These players are now free to sign with all organizations. That includes the Cardinals even though it’s unlikely they return.

Potential Targets

Now that we’ve gotten that out of the way, let’s dig into the fun part - potential targets. There are quite a few intriguing prospects available to sign, so I want to take you through a few of them.

C Jair Camargo

I think the Cardinals will sign a catcher to fill out their minor league depth. That could mean a veteran Triple-A catcher to be the backup to Ivan Herrera (assuming he doesn’t open the year in St. Louis). I think the backup spot goes to Pedro Pages, though.

The real gap is at Double-A. The options are Aaron Antonini, who is a career .196 hitter in the minors; Nick Raposo, who has spent the past two seasons at Springfield and been a slightly above league average hitter; and Wade Stauss, who only spent 25 games in Peoria last year.

The Cardinals could use a catcher to replace Julio Rodriguez’s innings behind the plate in Springfield.

I would love to see that catcher be Jair Camargo. He’s a 23-year-old power hitting catcher with Double-A experience. That’s pretty rare for a minor league free agent.

In fact, he hit 18 home runs last year and earned a 65 grade raw power from Fangraphs. That’s the tool to build on.

His power helped him rack up a 121 wRC+ at the High-A level before earning a promotion to Double-A where his wRC+ dropped to 92.

When I say it was his power that made him a productive hitter, I mean it. That’s because he had just a 2.5% walk rate. That’s...not great. But he’s a minor league free agent for a reason. He’s not a perfect prospect.

He’s never been one to draw walks but his walk rate did jump to 8.2% after his promotion to Double-A. That 2.5% is more likely to balance out to 6+% over the course of the season. That’s still not great but it is better.

He also regularly posts strikeout rates above 30%. That’s another problem. But, again, with minor league free agents, I’m willing to overlook flaws in exchange for tools.

Camargo has power and plenty of it. And that’s a big tool. He also threw out 38% of attempted base stealers. To me, that’s worth taking a chance on. And he would help fill in the gap that the Cardinals have behind the plate at Double-A.

OF Micker Adolfo

If you know anything about Micker Adolfo, you’ll notice a trend right away. I am gravitating towards power. And that’s understandable. We saw what happened this year when a minor league free agent with immense power developed some contact. I’ll take a player with a loud tool over a player who is fringy at everything.

This one is more of a stretch though, I’ll admit. That’s not because Adolfo isn’t a good hitter. Quite the opposite in fact.

Rather, it’s because the Cardinals don’t currently have a gap to fill in the outfield. They have Alec Burleson, Jordan Walker, Conner Capel, Mike Antico, Moises Gomez, Ben DeLuzio, and others who could all start the year at Memphis.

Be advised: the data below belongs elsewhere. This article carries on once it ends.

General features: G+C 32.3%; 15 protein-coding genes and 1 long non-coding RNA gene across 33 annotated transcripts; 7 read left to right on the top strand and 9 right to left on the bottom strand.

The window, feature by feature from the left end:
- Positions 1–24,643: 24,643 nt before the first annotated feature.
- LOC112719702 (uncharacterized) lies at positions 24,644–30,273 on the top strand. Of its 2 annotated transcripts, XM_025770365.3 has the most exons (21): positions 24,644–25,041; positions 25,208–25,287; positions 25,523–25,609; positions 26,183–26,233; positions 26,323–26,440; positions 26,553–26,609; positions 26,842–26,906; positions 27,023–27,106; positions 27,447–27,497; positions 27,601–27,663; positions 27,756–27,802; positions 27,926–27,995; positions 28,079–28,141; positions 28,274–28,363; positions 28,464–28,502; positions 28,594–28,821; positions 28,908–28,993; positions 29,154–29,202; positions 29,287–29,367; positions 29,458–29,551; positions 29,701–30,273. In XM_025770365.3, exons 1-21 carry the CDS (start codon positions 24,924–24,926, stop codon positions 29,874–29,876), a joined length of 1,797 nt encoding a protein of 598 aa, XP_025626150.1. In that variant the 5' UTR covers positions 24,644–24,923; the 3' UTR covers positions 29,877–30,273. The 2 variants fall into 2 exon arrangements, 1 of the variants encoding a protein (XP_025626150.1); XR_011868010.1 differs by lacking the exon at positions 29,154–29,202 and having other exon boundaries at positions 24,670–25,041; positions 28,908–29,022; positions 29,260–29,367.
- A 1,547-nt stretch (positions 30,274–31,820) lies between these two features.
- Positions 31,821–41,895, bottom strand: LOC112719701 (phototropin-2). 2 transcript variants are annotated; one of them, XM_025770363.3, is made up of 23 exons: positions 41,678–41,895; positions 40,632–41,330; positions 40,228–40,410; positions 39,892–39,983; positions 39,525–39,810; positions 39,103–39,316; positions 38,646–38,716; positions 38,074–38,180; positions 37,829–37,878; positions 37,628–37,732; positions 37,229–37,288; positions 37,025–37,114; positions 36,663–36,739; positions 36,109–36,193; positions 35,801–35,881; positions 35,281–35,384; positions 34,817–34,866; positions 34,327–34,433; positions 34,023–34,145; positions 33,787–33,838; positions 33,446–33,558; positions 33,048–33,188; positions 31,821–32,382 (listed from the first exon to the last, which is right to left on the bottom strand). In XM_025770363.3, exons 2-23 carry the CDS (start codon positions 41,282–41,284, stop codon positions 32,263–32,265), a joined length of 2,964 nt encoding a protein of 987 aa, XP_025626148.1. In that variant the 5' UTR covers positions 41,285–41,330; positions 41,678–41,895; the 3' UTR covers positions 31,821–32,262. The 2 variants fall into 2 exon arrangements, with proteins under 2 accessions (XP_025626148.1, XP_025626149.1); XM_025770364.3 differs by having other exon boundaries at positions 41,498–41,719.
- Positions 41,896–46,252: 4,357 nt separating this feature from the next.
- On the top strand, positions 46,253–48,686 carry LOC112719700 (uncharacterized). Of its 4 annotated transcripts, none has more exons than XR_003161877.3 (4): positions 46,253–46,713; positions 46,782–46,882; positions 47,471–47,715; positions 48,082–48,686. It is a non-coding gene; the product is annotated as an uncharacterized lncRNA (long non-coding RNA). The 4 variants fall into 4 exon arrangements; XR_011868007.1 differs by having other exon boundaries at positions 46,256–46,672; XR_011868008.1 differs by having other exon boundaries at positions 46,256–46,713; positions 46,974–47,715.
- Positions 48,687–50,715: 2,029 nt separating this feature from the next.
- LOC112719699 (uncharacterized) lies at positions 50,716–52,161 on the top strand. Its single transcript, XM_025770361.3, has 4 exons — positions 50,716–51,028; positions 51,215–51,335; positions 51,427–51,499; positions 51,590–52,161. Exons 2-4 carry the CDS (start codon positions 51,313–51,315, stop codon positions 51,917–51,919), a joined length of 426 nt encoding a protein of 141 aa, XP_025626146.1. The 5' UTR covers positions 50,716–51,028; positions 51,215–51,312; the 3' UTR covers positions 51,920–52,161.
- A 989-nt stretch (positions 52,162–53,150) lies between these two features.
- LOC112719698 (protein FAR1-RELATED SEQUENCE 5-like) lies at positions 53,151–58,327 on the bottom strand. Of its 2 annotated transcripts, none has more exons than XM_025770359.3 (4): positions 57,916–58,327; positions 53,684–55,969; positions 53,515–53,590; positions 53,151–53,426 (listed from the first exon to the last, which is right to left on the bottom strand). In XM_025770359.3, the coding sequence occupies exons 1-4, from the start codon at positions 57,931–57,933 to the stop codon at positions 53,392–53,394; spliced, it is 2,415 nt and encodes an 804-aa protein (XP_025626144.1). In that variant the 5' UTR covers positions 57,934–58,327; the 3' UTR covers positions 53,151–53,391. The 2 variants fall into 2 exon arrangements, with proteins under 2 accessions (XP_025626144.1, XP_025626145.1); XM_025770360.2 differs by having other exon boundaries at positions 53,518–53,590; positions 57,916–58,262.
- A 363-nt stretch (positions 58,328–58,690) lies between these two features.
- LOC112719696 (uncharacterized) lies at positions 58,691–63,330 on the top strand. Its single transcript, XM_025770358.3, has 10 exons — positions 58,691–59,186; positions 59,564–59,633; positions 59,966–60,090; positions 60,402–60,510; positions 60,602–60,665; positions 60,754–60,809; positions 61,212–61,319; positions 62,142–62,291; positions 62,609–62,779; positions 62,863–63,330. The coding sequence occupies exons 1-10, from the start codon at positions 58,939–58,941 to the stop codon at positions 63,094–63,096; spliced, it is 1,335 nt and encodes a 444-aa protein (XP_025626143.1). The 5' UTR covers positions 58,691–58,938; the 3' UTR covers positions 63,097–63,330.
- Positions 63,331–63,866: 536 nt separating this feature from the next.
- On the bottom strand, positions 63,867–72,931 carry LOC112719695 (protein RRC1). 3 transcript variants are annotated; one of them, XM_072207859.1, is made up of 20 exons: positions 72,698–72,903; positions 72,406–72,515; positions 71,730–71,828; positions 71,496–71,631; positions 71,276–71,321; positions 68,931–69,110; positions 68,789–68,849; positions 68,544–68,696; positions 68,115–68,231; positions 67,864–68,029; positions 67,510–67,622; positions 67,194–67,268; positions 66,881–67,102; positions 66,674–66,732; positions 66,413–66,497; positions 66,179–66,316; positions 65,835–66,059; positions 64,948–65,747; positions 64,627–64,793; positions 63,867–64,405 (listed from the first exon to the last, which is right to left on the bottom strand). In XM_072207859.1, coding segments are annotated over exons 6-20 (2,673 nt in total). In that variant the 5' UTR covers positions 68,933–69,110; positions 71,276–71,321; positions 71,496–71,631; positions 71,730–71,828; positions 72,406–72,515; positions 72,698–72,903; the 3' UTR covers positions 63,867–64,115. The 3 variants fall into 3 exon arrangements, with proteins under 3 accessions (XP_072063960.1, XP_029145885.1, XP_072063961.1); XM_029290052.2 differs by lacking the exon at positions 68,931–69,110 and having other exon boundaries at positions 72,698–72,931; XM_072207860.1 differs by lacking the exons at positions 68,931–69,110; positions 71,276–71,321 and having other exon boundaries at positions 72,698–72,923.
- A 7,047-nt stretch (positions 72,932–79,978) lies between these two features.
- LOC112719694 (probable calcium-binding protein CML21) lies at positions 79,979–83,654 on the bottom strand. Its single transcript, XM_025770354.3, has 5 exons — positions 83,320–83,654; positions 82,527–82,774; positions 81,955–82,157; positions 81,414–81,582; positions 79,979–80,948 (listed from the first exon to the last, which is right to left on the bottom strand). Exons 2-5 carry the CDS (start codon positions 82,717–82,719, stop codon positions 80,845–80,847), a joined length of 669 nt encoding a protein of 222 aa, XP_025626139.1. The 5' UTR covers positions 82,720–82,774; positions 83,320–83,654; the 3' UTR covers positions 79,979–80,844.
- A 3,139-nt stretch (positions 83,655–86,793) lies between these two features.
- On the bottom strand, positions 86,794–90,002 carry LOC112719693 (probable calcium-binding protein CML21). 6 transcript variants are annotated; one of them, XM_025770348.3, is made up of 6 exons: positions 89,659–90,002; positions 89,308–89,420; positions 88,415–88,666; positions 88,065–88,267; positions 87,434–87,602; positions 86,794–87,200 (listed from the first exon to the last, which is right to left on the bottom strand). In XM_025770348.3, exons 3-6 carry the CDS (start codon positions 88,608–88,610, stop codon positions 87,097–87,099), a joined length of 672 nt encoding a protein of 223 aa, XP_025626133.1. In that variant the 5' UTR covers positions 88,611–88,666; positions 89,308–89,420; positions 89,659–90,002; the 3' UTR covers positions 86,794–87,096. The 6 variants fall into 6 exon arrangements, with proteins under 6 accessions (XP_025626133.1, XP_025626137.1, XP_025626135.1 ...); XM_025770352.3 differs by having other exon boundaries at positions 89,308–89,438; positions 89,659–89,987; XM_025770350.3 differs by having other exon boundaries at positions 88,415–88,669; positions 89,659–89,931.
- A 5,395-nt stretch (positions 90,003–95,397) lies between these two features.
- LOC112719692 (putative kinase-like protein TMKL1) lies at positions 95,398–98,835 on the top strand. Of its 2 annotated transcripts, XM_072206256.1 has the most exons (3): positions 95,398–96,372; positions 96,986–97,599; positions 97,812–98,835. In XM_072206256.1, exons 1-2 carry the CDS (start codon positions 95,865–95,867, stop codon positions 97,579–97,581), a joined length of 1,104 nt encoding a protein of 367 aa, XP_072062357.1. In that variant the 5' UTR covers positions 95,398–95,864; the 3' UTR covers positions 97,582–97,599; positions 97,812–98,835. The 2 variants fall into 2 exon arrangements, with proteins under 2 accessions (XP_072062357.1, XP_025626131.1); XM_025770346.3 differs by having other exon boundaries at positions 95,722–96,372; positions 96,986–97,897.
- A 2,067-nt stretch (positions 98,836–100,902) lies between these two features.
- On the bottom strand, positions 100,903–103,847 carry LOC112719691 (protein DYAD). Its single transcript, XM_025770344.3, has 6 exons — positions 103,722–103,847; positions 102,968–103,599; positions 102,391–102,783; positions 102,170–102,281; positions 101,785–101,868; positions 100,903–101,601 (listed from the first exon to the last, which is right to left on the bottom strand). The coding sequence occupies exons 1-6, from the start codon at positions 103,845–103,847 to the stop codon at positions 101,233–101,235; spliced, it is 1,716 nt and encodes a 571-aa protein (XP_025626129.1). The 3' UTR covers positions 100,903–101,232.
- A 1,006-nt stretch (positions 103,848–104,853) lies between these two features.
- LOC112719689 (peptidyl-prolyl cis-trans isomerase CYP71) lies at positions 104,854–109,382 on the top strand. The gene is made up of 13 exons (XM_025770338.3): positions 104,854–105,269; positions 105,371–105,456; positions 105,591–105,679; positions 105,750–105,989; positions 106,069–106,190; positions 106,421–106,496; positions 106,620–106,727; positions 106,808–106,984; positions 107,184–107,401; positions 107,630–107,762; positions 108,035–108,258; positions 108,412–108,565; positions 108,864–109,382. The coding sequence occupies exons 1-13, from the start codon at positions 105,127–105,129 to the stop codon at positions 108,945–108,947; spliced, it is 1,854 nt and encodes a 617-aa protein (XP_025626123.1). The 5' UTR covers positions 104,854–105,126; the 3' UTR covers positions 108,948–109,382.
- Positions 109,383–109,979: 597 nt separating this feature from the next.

I’m including Adolfo on my list for two reasons. The first is that I think he could be a good player. The second is that the Cardinals may trade from their outfield surplus and that could open up a spot for Adolfo or someone else.

I have Adolfo listed second because it’s harder to a find a young power hitting catcher in minor league free agency, but Adolfo has had much more success in his career. In fact, after the 2021 season he seemed on pace for his MLB debut.

He clubbed 25 home runs across the top two levels in the minors, and posted wRC+es of 128 in Double-A and 112 in Triple-A. He was the 18th ranked prospect in the White Sox system according to Baseball America after that year and he had once ranked as high as 6th all the way back in 2015.

Some prospects available on the minor league market have pedigree but not production. Adolfo is the rare prospect who has both.

He’s perhaps a little old at age 26 but the lost 2020 season didn’t help with that. Adolfo’s real problem is that he struggled in 2022. His strikeout rate jumped above 35%, his home run output dropped to 15, and, as a result, his wRC+ fell to 83.

Before that, he dominated Double-A as a 24-year-old, hit well in Triple-A as a 24-year-old, dominated High-A as a 21-year-old, and dominated Single-A as a 20-year-old.

There was a 2 year gap in 2019 (struggled) and 2020 (no minor league season) where he wasn’t productive but he’s had success at every level and has 70 grade raw power according to Fangraphs.

If I was looking for a Triple-A outfielder, I would start by talking to Adolfo.

1B/3B Sherton Apostel

I’ve now covered a catcher and an outfielder that I like, so now I’ll move to the infield.

Apostel is another player with plus raw power, which I’m sure is shocking to you by now. I wanted to look at a corner infielder, though, since the Cardinals already brought in some extra middle infield depth in Jose Fermin (Gabe wrote an excellent piece about him on Friday and you can read it here if you haven’t already).

Looking at Apostel’s Fangraphs page, notice how he was great right up until the lost 2020 season? That’s why I included a recap of Anderson Tejeda earlier in this piece. Even though the move didn’t work out, I liked the idea.